A man wrote a 7-page essay about another man’s penis on Tinder

And that's not even the most disturbing part.


EJ Dickson


Published Jan 27, 2015   Updated May 29, 2021, 4:27 pm CDT

In the great Internet history of the dudebro, one example of incredible wingmanning stands above the rest. It’s the story of a redditor who wrote a seven-page academic essay about another bro’s penis to try to help him get laid on Tinder.

Featured Video Hide

It all began a few days ago, when a man by the name of u/ball-in-ass posted the following exchange on the forum r/Tinder, after he matched up with a 19-year-old named Noelle.

Advertisement Hide



If you’re a lady on Tinder, you know that Noelle asking this guy to write a seven-page essay about his phallus—in proper MLA format, no less!—is kinda like pretending to be a Nazi on Tinder, or messaging dudes about how bad your diarrhea is during your period: It’s a way to troll horny dudes and get them to leave you alone.

But u/ball-in-ass didn’t quite see it that way. Instead, he saw Noelle’s message as a call to arms, and turned to Reddit to crowdsource the writing of this seven-page essay.

Advertisement Hide

The most shocking part about this, though, is not that u/ball-in-ass thought this would work, but that another redditor who had no connection to the case actually did it. Moved by u/ball-in-ass’s plight, u/WithinMyGrasp stepped in, writing, “I’m actually bored (and sad and lonely enough) to do this.”

True to his word, he returned a few hours later with a paper titled “The Phallus as Other: Worthy of Attention?” (Yes, the full thing is available for review on Google docs.) It’s a seven-page manifesto referencing Egyptian architecture, Plato’s forms, and the Jungian notion of the collective unconscious, among other sources. You can download the whole thing here, but here’s the intro:

When it comes to the existence of objects that have morphed and changed, in part due to their perception throughout the course of history, it does not take long before one begins to consider objects of exceedingly long, cylindrical, and rounded nature. The reader has but to consider the iconically Ionic columns of the Parthenon, the obelisks of ancient Egypt, or the steles of Persia before realizing the true extent to which such objects have been the focus of ancient, and present, attention.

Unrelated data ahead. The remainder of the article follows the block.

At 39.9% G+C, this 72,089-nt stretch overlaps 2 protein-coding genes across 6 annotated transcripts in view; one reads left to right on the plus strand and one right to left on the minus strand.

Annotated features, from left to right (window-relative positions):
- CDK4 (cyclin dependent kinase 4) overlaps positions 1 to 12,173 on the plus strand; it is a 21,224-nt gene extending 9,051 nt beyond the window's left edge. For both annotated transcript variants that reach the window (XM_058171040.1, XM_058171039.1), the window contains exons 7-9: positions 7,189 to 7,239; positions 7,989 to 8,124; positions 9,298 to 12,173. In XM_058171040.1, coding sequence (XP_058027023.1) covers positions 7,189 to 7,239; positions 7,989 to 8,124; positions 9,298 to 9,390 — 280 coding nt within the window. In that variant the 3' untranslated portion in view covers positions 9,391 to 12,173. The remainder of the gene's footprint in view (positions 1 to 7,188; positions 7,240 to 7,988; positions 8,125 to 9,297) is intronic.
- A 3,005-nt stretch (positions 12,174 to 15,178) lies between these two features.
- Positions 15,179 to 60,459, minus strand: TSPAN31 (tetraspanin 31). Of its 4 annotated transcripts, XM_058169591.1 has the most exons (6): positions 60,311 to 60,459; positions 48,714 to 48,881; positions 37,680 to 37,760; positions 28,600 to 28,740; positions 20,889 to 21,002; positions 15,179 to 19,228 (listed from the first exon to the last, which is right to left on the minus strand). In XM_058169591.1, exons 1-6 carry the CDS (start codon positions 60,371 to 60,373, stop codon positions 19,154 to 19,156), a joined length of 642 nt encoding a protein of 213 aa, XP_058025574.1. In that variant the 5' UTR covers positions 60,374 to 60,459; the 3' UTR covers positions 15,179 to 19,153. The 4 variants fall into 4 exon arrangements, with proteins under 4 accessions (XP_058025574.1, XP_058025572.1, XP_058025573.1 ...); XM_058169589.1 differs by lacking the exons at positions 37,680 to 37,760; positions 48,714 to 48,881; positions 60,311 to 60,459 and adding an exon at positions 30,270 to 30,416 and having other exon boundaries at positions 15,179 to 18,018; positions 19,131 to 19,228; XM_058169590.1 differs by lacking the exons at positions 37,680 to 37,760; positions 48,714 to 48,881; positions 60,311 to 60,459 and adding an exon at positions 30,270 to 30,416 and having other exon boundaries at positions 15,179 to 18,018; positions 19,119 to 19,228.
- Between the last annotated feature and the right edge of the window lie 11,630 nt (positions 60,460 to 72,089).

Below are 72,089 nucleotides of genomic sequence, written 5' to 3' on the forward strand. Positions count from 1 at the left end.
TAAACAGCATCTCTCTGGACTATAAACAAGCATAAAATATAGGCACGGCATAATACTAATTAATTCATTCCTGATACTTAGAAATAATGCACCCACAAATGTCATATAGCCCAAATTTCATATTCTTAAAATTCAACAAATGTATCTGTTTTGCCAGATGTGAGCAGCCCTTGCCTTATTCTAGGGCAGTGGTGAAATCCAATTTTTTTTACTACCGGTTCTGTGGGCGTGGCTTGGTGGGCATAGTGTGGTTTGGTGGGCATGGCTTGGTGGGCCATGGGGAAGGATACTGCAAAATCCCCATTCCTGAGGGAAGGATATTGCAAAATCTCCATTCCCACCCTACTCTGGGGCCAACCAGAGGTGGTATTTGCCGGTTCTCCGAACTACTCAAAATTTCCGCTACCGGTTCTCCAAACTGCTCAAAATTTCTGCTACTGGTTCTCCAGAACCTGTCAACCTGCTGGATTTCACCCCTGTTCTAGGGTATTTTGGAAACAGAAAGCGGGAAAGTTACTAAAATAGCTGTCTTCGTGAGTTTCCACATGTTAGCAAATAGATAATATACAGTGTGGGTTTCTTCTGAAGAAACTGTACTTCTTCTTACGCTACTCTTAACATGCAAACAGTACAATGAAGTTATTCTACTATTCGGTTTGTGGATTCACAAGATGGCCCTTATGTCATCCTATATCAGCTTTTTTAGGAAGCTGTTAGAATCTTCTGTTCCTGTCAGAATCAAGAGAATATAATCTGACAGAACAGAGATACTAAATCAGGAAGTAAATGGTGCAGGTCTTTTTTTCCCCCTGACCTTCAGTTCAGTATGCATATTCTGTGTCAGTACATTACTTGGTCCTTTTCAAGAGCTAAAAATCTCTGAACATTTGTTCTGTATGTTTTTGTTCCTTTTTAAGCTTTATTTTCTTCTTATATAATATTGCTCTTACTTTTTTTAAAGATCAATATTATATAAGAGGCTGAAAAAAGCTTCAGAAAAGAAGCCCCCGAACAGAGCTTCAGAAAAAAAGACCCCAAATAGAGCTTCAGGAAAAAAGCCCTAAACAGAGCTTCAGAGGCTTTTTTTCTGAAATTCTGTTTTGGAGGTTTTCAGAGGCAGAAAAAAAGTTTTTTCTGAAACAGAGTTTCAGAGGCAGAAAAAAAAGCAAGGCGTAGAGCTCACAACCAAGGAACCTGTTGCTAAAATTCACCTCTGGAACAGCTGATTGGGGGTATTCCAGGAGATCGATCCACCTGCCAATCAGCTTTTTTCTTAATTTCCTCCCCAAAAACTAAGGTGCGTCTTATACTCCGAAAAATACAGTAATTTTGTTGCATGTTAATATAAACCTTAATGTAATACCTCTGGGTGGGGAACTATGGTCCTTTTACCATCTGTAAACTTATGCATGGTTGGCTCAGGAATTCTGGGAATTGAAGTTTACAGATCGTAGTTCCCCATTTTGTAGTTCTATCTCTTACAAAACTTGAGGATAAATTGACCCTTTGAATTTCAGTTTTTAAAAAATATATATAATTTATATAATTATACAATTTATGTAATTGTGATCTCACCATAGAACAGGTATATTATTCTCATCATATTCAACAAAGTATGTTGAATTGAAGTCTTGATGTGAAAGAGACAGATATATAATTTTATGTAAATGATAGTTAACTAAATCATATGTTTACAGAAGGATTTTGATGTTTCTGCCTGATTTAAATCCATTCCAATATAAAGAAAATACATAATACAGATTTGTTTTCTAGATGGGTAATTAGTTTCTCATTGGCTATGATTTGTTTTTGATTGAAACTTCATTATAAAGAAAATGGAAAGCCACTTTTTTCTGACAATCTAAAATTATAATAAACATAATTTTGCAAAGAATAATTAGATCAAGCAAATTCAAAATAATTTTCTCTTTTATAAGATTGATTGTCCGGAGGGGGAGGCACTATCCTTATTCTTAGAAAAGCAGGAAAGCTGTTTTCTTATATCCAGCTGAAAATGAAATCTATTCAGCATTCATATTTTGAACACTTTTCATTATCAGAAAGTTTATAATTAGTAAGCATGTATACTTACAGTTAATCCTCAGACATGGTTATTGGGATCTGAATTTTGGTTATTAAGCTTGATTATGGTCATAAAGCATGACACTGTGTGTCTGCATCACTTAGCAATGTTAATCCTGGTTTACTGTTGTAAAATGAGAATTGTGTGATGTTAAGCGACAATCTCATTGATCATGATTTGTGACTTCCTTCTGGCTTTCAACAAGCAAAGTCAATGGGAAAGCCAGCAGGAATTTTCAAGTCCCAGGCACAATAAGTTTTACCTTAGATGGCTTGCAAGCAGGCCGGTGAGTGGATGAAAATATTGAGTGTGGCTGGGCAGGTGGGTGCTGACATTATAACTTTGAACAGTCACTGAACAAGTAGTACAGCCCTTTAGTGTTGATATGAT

However, before delving further into the content of this essay, it is necessary to consider the historical context. What is the importance of these cylindrical forms? What is their significance? How great is their prevalence? It is possible to argue, simply, that they are convenient structural forms which provide sufficient support to architectural constructs such as temples? Returning closer to reality, it must be necessary to also answer the question of present attention that must be paid to such objects, living or inhuman in nature. Just because ancient anthropological study suggests that, for centuries of time before, these shapes (hereafter referred to as “Phallic forms” due to their striking resemblance to the male member) and their representative bodily shape (the aforementioned male form) have been readily worshipped, utilized, and indeed used to represent power and the secular sacred, does not necessarily suggest that they ought to continue to be thusly treated.

While the paper was not in MLA format as specified, it was apparently well-argued enough to impress Noelle’s academic sensibilities. “She said I missed the deadline, but she will still take it into consideration because it’s so beautifully written,” u/ball-in-ass responded in an update on the thread.

Advertisement Hide

Was Noelle impressed enough with u/WithinMyGrasp’s words that she’s willing to overlook other aspects of u/ball-in-ass’s personality, such as the fact that his Reddit username is u/ball-in-ass? Probably not. This was her response later, when u/ball-in-ass tried to meet up with her for a date:


Oops. Poor u/ball-in-ass. Give the guy an A for effort.

Advertisement Hide

H/T Barstool Sports | Photo by Varvara/Flickr (CC BY 2.0)

Share this article
*First Published: Jan 27, 2015, 5:55 pm CST